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Dragon's blood   By: (1877-1927)

Book cover

First Page:

DRAGON'S BLOOD

by

HENRY MILNER RIDEOUT

with illustrations by HAROLD M. BRETT

1909

To CHARLES TOWNSEND COPELAND, 15 Hollis Hall, Cambridge, Massachusetts

Dear Cope,

Mr. Peachey Carnehan, when he returned from Kafiristan, in bad shape but with a king's head in a bag, exclaimed to the man in the newspaper office, "And you've been sitting there ever since!" There is only a pig in the following poke; and yet in giving you the string to cut and the bag to open, I feel something of Peachey's wonder to think of you, across all this distance and change, as still sitting in your great chair by the green lamp, while past a dim background of books moves the procession of youth. Many of us, growing older in various places, remember well your friendship, and are glad that you are there, urging our successors to look backward into good books, and forward into life.

Yours ever truly, H. M. R. Sausalito, California .

CONTENTS

I. A LADY AND A GRIFFIN II. THE PIED PIPER III. UNDER FIRE IV. THE SWORD PEN V. IN TOWN VI. THE PAGODA VII. IPHIGENIA VIII. THE HOT NIGHT IX. PASSAGE AT ARMS X. THREE PORTALS XI. WHITE LOTUS XII. THE WAR BOARD XIII. THE SPARE MAN XIV. OFF DUTY XV. KAÚ FAI XVI. THE GUNWALE XVII. LAMP OF HEAVEN XVIII. SIEGE XIX. BROTHER MOLES XX. THE HAKKA BOAT XXI. THE DRAGON'S SHADOW

ILLUSTRATIONS

"Good by! A pleasant voyage" ... Frontispiece

Rudolph was aware of crowded bodies, of yellow faces grinning

He let the inverted cup dangle from his hands

He went leaping from sight over the crest

CHAPTER I

A LADY AND A GRIFFIN

It was "about first drink time," as the captain of the Tsuen Chau, bound for Shanghai and Japan ports, observed to his friend Cesare Domenico, a good British subject born at Malta. They sat on the coolest corner in Port Said, their table commanding both the cross way of Chareh Sultan el Osman, and the short, glaring vista of desert dust and starved young acacias which led to the black hulks of shipping in the Canal. From the Bar la Poste came orchestral strains "Ai nostri monti" performed by a piano indoors and two violins on the pavement. The sounds contended with a thin, scattered strumming of cafe mandolins, the tinkle of glasses, the steady click of dominoes and backgammon; then were drowned in the harsh chatter of Arab coolies who, all grimed as black as Nubians, and shouldering spear headed shovels, tramped inland, their long tunics stiff with coal dust, like a band of chain mailed Crusaders lately caught in a hurricane of powdered charcoal. Athwart them, Parisian gowns floated past on stout Italian forms; hulking third class Australians, in shirtsleeves, slouched along toward their mail boat, hugging whiskey bottles, baskets of oranges, baskets of dates; British soldiers, khaki clad for India, raced galloping donkeys through the crowded and dusty street. It was mail day, and gayety flowed among the tables, under the thin acacias, on a high tide of Amer Picon.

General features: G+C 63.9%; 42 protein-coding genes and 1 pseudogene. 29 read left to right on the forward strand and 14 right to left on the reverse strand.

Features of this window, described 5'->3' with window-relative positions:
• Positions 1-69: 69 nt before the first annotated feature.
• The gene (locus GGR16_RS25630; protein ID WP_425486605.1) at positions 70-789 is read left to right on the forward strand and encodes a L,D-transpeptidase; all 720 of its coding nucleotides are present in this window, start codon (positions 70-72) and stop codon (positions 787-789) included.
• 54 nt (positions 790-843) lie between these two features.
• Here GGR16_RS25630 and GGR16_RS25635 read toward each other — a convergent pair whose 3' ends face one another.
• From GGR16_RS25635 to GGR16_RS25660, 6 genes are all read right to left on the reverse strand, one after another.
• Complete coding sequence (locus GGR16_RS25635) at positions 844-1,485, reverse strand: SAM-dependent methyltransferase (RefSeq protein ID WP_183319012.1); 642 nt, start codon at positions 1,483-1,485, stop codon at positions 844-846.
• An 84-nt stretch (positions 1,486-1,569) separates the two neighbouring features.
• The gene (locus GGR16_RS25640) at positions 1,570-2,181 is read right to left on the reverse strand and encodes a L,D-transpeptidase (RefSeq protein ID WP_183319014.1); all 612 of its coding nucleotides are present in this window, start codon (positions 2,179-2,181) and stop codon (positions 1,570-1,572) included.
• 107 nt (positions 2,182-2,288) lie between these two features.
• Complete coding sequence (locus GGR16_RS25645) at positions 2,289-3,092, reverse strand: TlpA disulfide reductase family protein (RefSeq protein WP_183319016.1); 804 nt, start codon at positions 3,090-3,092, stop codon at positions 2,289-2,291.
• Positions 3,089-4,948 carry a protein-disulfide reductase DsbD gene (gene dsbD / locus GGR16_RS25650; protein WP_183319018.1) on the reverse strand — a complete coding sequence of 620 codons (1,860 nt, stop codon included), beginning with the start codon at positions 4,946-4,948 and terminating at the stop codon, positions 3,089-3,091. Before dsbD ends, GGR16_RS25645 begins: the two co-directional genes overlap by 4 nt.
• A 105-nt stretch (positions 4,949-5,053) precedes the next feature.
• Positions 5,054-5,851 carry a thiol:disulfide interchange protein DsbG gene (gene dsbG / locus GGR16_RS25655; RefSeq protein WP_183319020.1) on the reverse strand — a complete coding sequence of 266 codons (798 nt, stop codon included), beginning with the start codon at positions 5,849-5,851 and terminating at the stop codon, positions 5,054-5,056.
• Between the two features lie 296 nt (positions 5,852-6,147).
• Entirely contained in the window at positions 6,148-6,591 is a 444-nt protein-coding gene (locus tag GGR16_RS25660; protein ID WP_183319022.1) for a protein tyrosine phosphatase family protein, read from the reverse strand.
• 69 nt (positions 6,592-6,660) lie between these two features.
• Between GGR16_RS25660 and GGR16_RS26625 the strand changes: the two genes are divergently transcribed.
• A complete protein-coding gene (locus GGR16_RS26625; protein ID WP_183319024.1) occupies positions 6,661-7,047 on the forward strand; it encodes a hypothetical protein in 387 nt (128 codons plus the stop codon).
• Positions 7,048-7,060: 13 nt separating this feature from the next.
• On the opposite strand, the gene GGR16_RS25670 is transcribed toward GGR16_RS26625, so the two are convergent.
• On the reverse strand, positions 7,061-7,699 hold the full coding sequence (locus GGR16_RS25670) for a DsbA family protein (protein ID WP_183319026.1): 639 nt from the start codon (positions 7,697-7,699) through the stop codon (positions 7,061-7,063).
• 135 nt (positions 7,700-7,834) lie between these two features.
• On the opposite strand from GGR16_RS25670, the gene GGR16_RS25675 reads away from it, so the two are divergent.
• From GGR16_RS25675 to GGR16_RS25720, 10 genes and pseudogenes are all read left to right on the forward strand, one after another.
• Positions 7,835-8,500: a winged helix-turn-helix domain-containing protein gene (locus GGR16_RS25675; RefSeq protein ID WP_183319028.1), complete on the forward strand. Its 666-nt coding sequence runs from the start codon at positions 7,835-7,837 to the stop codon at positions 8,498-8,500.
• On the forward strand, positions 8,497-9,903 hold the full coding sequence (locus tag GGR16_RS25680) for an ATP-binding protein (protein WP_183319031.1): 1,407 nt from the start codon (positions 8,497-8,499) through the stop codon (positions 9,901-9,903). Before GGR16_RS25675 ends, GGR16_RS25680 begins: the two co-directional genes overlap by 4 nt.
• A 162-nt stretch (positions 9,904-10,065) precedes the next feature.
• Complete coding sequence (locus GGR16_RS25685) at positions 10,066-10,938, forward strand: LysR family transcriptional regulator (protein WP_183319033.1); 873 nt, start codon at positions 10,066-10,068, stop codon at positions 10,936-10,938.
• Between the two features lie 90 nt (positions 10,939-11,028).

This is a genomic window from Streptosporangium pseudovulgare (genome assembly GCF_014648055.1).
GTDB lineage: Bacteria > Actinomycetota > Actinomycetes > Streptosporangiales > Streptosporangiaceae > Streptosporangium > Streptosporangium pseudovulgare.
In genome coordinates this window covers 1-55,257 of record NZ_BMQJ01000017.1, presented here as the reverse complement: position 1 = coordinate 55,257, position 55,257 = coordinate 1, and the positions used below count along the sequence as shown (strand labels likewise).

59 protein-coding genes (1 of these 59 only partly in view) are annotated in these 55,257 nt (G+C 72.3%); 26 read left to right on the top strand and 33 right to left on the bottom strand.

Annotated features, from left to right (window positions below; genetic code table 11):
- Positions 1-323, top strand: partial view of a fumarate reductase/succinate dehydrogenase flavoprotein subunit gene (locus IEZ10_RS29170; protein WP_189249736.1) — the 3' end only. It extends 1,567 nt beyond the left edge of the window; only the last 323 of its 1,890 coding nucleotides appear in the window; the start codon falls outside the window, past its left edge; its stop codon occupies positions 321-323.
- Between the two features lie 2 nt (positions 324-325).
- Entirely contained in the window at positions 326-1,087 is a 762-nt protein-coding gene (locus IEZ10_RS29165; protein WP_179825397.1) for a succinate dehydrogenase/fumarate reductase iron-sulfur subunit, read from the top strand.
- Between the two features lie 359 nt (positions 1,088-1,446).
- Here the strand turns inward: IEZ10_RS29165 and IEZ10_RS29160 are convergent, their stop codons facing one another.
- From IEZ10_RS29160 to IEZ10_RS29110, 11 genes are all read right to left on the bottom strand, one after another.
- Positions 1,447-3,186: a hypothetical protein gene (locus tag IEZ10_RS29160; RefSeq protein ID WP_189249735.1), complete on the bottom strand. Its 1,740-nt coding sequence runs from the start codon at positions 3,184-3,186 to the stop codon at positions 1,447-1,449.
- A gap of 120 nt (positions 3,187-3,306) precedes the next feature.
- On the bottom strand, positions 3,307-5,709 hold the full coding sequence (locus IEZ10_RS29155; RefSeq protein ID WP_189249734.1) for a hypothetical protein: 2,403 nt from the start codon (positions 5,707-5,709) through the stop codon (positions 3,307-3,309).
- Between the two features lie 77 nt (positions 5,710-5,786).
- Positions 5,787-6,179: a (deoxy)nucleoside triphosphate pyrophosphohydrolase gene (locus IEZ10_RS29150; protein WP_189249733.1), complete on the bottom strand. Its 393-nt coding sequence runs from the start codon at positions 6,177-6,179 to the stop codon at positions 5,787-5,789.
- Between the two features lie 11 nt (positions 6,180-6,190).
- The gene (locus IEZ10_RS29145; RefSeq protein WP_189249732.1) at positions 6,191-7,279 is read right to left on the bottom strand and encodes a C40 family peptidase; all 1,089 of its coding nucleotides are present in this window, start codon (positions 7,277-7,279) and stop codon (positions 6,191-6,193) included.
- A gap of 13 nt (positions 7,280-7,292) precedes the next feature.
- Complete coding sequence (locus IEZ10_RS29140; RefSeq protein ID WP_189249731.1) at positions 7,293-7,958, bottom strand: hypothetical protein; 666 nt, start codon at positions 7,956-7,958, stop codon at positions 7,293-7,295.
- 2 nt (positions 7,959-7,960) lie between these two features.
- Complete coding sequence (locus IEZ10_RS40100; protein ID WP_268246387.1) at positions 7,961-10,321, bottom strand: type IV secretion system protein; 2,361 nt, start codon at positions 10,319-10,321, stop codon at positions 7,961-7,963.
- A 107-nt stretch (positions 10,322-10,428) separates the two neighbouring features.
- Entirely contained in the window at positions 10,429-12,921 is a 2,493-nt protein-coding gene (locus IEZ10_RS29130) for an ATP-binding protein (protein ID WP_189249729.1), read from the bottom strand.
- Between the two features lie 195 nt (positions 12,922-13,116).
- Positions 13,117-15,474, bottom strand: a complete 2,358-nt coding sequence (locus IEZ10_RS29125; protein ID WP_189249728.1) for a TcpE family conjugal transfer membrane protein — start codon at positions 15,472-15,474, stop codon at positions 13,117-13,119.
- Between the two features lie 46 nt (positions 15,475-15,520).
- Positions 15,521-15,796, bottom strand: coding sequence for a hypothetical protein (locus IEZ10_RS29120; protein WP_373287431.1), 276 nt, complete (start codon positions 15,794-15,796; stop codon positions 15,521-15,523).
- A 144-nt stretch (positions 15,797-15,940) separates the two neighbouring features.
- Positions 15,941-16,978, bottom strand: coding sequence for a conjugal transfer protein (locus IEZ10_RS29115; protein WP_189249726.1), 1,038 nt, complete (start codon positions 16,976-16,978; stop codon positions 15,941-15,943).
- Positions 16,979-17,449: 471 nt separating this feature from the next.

Through the inky files of the coaling coolies burst an alien and bewildered figure. He passed unnoticed, except by the filthy little Arab bootblacks who swarmed about him, trotting, capering, yelping cheerfully: "Mista Ferguson! polish, finish! can can see nice Frencha girl Mista McKenzie, Scotcha fella from Dublin smotta picture polish, finish!" undertoned by a squabbling chorus. But presently, studying his face, they cried in a loud voice, "Nix! Alles!" and left him, as one not desiring polish.

"German, that chap," drawled the captain of the Tsuen Chau, lazily, noticing the uncertain military walk of the young man's clumsy legs, his uncouth clothes, his pale visage winged by blushing ears of coral pink.

"The Eitel's in, then," replied Cesare. And they let the young Teuton vanish in the vision of mixed lives.

Down the lane of music and chatter and drink he passed slowly, like a man just wakened, assailed by Oriental noise and smells, jostled by the races of all latitudes and longitudes, surrounded and solitary, unheeded and self conscious... Continue reading book >>




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